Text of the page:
This week Jews celebrate Passover and Christians will celebrate Easter. In both cases the celebration will be anchored in the memory of an event upon which each community grounds its identity — the Exodus from Egypt and the death and resurrection of Christ. And in both cases again, the celebration is not only anchored in the memory, it sustains the memory of the event in the present and for the future while also grounding the community’s identity in the founding memory.
The commemorative function of religious celebrations and rituals plays a critical role in Paul Connerton’s analysis in How Societies Remember. Connerton’s thesis is simple and elegant: whatever societies care to remember most, they entrust to embodied ritual and practice. There are a variety of reasons for this which Connerton explores, but for brevity’s sake I’ll mention only one. Remembrances carried by and enacted in the body are more durable and less contingent than verbally articulated forms of remembrance precisely because they are less subject to verbal manipulation and critique.
Connerton begins by defining ritual as “rule-governed activity of a symbolic character which draws the attention of its participants to objects of thought and feeling which they hold to be of special significance.” He then elaborates this definition of ritual by proposing three things that rites or rituals are not.
- “Rites are not merely expressive … They are formalized acts and tend to be stylized, stereotyped and repetitive … They do discharge expressive feelings; but this is not their central point.”
- “Rites are not merely formal. We commonly express our sense of their formalism by speaking of such acts as ‘merely’ ritual or as ’empty’ forms … But this is misleading. For rites are felt by those who observe them to be obligatory … and the interference with acts that are endowed with ritual value is always felt to be an intolerable injury inflicted by one person or group upon another … To make patriots insult their flag or to force pagans to receive baptism is to violate them.”
- Rites are not limited in their effect to the ritual occasion … [W]hatever is demonstrated in rites permeates also non-ritual behavior and mentality … Rites have the capacity to give value and meaning to the life of those who perform them.”
Each of these three elaborations by Connerton pose something of a challenge to conventional understandings of ritual and rites. Contemporary culture, and large segments of the Christian community will take issue with the lack of expressivity and fail to recognize the formative power of ritual. Connerton, however, is judicious in his formulations. Rituals can be expressive, that is simply not their chief end which is, rather, remembrance. Those who question the power of ritual should ask themselves if they would willing partake in the rituals of another religion not their own or salute the flag of a foreign country. And finally, Connerton claims that rituals have the capacity to reorient the worshiper’s life, not that they will necessarily accomplish this.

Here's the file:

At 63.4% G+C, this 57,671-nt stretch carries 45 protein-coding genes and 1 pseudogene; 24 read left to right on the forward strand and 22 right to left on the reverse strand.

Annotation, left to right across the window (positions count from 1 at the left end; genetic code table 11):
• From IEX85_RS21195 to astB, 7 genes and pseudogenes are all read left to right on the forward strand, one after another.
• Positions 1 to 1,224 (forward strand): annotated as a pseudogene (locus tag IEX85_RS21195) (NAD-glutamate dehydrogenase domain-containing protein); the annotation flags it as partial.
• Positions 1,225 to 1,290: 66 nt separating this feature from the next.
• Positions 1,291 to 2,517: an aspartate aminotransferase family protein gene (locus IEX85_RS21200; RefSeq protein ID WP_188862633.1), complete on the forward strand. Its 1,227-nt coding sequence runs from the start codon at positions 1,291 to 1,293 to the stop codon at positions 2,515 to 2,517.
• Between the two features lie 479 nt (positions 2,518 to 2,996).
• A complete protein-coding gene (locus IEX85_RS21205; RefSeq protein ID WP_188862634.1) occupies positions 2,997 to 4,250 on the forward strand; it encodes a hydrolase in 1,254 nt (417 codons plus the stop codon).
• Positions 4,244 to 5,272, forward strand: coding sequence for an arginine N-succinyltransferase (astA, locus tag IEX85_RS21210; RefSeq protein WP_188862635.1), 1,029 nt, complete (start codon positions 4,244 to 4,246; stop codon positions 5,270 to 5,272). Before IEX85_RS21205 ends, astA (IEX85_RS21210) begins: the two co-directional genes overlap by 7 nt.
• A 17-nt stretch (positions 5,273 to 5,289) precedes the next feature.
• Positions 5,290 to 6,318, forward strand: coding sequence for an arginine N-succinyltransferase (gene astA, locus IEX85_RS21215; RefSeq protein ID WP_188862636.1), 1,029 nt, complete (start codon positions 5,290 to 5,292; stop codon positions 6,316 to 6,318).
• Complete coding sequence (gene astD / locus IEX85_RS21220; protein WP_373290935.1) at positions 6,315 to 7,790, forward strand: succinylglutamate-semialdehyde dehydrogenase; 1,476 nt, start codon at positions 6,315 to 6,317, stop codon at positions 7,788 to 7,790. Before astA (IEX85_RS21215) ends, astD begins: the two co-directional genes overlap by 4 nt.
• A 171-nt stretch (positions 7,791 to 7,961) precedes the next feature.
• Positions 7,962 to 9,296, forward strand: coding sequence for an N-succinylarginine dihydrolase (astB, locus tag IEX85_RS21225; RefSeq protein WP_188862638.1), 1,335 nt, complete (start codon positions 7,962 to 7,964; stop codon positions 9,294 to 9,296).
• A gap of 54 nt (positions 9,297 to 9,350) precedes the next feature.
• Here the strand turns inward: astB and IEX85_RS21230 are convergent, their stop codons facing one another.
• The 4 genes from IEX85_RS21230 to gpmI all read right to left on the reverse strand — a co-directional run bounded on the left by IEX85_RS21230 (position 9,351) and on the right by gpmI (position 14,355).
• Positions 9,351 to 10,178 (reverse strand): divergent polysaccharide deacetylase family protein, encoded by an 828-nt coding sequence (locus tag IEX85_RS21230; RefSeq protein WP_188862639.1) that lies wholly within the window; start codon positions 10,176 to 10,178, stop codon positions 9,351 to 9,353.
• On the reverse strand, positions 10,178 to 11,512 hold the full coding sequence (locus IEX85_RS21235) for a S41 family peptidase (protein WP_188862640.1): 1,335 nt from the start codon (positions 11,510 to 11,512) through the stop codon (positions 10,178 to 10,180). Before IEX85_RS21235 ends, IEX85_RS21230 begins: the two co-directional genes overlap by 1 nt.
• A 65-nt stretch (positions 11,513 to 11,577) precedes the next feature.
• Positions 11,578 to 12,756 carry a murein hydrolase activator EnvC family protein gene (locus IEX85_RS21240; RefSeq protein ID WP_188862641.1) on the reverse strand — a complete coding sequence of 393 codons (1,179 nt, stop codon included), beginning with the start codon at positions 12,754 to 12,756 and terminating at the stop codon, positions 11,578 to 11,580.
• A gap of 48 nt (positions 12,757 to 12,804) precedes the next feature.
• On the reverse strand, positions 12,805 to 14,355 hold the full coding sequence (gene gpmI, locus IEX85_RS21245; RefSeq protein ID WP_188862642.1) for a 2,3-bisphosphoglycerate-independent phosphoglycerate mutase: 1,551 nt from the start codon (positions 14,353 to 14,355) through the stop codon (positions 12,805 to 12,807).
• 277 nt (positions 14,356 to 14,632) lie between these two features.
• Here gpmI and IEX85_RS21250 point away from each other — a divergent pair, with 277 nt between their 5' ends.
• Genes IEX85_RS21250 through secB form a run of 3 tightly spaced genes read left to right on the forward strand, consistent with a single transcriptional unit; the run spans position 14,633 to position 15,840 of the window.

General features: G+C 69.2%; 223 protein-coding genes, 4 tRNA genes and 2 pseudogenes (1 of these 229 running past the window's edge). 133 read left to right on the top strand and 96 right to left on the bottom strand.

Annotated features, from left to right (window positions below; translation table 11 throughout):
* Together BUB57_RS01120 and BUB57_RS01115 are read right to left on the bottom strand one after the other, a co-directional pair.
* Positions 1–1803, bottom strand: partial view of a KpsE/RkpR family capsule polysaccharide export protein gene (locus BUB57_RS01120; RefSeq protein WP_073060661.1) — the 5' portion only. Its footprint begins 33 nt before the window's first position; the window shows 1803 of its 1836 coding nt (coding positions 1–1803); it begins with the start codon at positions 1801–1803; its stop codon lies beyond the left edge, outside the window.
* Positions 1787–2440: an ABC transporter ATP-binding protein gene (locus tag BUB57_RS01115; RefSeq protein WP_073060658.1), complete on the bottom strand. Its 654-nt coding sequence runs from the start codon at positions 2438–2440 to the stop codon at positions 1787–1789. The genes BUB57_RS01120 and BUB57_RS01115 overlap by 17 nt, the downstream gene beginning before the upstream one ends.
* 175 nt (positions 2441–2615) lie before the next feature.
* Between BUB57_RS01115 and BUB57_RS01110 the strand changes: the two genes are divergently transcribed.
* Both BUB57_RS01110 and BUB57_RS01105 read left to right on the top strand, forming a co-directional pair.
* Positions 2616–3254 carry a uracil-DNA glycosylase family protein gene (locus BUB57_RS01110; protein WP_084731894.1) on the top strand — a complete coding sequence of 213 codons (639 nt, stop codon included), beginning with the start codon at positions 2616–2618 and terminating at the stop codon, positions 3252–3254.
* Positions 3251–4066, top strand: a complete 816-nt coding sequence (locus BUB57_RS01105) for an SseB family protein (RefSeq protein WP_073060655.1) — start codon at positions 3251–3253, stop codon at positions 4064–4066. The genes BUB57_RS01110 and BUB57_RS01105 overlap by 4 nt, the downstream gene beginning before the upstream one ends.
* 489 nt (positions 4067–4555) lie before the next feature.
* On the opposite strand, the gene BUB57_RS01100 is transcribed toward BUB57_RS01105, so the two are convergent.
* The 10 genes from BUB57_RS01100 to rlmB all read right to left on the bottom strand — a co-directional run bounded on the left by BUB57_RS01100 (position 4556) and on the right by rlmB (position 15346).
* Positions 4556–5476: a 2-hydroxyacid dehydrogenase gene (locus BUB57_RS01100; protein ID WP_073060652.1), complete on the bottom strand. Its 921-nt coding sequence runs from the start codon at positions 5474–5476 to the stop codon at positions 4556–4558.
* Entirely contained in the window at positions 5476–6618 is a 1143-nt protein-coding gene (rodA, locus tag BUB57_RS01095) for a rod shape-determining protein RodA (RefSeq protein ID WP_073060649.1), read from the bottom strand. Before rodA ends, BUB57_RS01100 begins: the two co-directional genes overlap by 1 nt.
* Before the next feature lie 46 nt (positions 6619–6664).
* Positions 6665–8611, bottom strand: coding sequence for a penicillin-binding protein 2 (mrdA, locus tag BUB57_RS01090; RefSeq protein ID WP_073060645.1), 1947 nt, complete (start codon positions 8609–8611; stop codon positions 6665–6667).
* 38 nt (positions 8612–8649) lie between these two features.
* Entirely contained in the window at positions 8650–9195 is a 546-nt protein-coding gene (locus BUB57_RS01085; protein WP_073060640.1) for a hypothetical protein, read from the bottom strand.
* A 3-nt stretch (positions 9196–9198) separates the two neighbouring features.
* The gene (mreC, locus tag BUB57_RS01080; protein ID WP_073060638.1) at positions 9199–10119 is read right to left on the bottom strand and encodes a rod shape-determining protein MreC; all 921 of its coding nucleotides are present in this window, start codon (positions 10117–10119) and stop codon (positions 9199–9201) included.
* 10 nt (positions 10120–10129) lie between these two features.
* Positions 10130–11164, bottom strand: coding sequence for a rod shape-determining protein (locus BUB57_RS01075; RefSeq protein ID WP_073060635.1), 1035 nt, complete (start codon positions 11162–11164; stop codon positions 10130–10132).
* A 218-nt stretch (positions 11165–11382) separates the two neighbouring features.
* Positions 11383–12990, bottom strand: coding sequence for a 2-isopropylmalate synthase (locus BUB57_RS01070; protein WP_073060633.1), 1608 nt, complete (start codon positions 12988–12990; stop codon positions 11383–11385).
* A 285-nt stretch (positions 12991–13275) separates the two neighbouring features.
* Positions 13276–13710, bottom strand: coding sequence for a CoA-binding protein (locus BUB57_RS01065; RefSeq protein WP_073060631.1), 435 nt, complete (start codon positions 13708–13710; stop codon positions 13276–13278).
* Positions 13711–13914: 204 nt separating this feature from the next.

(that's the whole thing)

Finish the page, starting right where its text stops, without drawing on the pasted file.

Moving from what rituals are not to what they are, Connerton writes, “All rites are repetitive, and repetition automatically implies continuity with the past.” In other words, by repeating you are automatically bringing into the present something that was done in the past. But many rites not only imply continuity with the past, but explicitly claim such continuity and they “do so by ritually re-enacting a narrative of events held to have taken place at some past time … Nowhere is this explicit claim to be commemorating an earlier set of founding events in the form of a rite more abundantly expressed then in the great world religions …”
So for example Judaism: “The core of Jewish identity is established by reference to a sequence of historical events.” The social and cultic life of Israel is more or less geared toward remembrance. And, according to Connerton,
“Nowhere is this theology of memory more pronounced than in Deuteronomy. For the Deuteronomist the test of showing that the new generation of Israel remains linked to the tradition of Moses, that present Israel has not been severed from its redemptive history, is to be met by a form of life in which to remember is to make the past actual, to form a solidarity with the fathers.”
Christianity also “stands or falls with the tie that binds it to its unique historical origin.” Amid his discussion of the Christian liturgical calendar, Connerton fastens on the historical character of the Christian faith and the subsequent burden of remembering those events that is borne by Christian worship:
“The period of time evoked by the Gospels and recalled in the liturgy is not, as in archaic religions, a mythical time, and the events annually recapitulated in the sacred calendar are not to be thought of as events that occurred ‘in the beginning’, ‘in illo tempore‘. The events took place in a datable history and at a clearly defined historical period, the period in which Pontius Pilate was a governor in Judea. Those events and that period are commemorated annually in the Good Friday and Easter festivals.”
In support of Connerton’s thesis it should also be noted that the celebration of the Lord’s Supper, which historically has been the linchpin of Christian worship, is fundamentally an act of remembrance and re-enactment. And while words are pronounced, and this is not insignificant, it is principally something that is done and not said. What is more it is a robustly sensual act that incorporates vision, hearing, touch, smell, and taste, all in the service of engraving a memory on our bodies that it may then go with us and permeate our lives and shape our identity.